The Policy Corner: of mice and foreign interference

Image supplied by: Noah Lee
Liberals search for votes in Atlantic Canada.

Canadian elections may soon fall victim to the same fate as unsuspecting Lennie in the 1937 novel Of Mice and Men. 

Written by John Steinbeck, the book tells the fictional story of George and Lennie searching for employment during the Great Depression. Along the way, Lennie, who doesn’t know his own strength, accidentally snaps the neck of a woman which prompts a lynch mob to chase them. 

Foreseeing Lennie’s fate in the hands of the mob, George shoots him in the back of the head in an act of twisted mercy. Poor Lennie never saw it coming. 

Unlike Lennie, Canada knows that a loaded gun is aimed at them.

Earlier this year, the Canadian Security Intelligence Service (CSIS) raised the alarm on Chinese foreign interference in Canada’s elections. A series of intelligence leaks from whistleblowers within CSIS brought to light these concerns. The leaks alleged China provided funding to 11 candidates in 2019 and donated to political campaigns under the table. 

The anonymous informants claimed public interest outweighed the risks to their jobs.

False narratives about Conservative Member of Parliament (MP) Michael Chong were shared by users on the Chinese social media WeChat. Along with that, CSIS recently alerted NDP MP Jenny Kwan that she is a target of the Chinese government. All this comes amidst the dramatic backdrop of TikTok CEO Shou Zi Chew’s hearing in US Congress and the banning of the application on government officials’ electronic devices. 

The Trudeau government’s initial handling of this issue, which involved the appointment of Special Rapporteur David Johnston, who recommended public hearings as opposed to a public inquiry, has been criticized by both the NDP and the Conservative Party. But as Canada announces a public inquiry into election interference, we must now move swiftly to collaboratively enact solutions that will address this serious issue.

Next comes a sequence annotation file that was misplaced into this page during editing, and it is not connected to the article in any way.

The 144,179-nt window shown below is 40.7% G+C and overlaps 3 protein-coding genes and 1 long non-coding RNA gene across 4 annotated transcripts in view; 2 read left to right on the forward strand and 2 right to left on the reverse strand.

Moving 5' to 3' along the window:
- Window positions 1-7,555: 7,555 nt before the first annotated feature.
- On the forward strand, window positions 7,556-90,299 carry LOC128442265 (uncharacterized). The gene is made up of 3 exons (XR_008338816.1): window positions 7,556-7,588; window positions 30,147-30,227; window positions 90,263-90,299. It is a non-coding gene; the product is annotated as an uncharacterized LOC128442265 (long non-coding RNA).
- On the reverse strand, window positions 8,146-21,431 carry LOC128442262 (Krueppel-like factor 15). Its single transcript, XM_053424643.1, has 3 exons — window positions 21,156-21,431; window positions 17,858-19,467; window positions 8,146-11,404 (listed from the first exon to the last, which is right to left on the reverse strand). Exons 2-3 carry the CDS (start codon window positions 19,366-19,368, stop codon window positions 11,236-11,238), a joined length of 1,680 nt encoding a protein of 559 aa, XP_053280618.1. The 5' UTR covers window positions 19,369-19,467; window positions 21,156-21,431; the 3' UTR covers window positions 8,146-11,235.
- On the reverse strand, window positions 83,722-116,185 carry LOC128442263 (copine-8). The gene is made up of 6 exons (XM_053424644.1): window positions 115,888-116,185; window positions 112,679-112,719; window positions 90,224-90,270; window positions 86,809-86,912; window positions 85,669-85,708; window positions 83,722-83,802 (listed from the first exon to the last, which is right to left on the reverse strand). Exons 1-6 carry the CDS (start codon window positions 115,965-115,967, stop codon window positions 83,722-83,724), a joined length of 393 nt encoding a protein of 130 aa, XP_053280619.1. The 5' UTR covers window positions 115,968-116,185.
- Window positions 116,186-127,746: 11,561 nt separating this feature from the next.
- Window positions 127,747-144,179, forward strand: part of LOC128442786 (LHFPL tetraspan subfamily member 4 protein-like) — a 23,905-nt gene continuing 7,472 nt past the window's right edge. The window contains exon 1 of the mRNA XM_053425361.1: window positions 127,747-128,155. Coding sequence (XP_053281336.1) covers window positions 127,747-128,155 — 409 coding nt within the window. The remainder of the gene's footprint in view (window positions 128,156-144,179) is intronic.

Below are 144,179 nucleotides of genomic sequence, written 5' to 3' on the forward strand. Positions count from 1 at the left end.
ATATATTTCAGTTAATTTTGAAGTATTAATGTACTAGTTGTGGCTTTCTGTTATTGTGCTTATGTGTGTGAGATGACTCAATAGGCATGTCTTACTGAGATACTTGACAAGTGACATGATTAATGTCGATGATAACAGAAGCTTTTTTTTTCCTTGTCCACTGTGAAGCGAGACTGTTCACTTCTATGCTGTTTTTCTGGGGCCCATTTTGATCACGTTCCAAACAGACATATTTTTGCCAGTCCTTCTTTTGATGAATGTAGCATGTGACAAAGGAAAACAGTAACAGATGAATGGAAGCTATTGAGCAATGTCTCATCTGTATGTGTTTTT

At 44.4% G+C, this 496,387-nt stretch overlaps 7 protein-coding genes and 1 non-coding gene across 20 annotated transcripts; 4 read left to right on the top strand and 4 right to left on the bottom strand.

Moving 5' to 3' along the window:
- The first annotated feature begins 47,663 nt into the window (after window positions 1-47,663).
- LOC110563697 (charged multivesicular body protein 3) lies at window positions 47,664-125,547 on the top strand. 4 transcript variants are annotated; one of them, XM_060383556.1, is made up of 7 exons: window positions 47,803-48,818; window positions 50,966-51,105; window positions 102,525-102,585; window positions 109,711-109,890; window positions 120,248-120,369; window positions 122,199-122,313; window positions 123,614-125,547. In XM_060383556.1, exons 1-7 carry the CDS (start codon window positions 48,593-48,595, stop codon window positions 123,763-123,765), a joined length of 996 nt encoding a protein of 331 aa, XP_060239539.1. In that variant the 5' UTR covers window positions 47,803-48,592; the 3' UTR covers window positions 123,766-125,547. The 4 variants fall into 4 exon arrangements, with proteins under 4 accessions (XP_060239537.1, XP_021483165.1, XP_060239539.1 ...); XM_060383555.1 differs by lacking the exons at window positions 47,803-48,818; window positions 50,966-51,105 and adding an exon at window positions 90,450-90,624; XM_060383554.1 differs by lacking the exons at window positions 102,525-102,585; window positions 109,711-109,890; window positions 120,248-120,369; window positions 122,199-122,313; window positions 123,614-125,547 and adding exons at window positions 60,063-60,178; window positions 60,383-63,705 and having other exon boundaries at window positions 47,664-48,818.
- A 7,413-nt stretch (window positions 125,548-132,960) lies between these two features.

One solution would be to introduce a Foreign Agent Registry—similar to the Foreign Agents Registration Act in the US—which requires foreign agents to disclose their domestic political activities, such as lobbying, and relationships with foreign states. Foreign agents are sometimes high-profile individuals who seek to push foreign political agendas by influencing government officials and decision-makers. 

This registry would empower Canadians with the ability to evaluate foreign agents, after having knowledge of their ties to foreign entities. Surely all of you have had someone in your life who hid details that you would’ve preferred to know before getting close to them—this is no different. 

Parliament passed a motion to introduce a bill addressing a possible registry later this year—the motion was completely opposed by the Liberal Party. 

One possibility behind the Liberals’ opposition is found in Liberal MP Chandra Arya’s petition which cites that a potential law could pose “serious harassment and stigmatization risk for racialized communities.” A letter sent to the ex-Public Safety Minister Marco Mendicino by a senator backing the petition, invoked the Chinese Exclusion Act of 1923, suggesting a registry would be similar. 

NDP MP Jenny Kwan—yes, the one who is actually being targeted by foreign interference—implored in a petition of her own that a registry be implemented as soon as possible. She stated that comparing a  Foreign Agent Registry to the racist Chinese Exclusion Act is a false comparison. The historic racist law targeted all Chinese people, a Foreign Agent Registry would apply to anyone, Canadian or not, who lobby on behalf of any foreign government. 

I don’t think this is a race issue. 

Parliament recommenced this past week—let’s see what is done to deal with this critical issue.

Knowledge is power, and we know that foreign interference is happening right here in Canada. Unlike Lennie, we need to disarm the threat we face before serious damage is inflicted on our democracy. 


Canadian Parliament, Column, Policy

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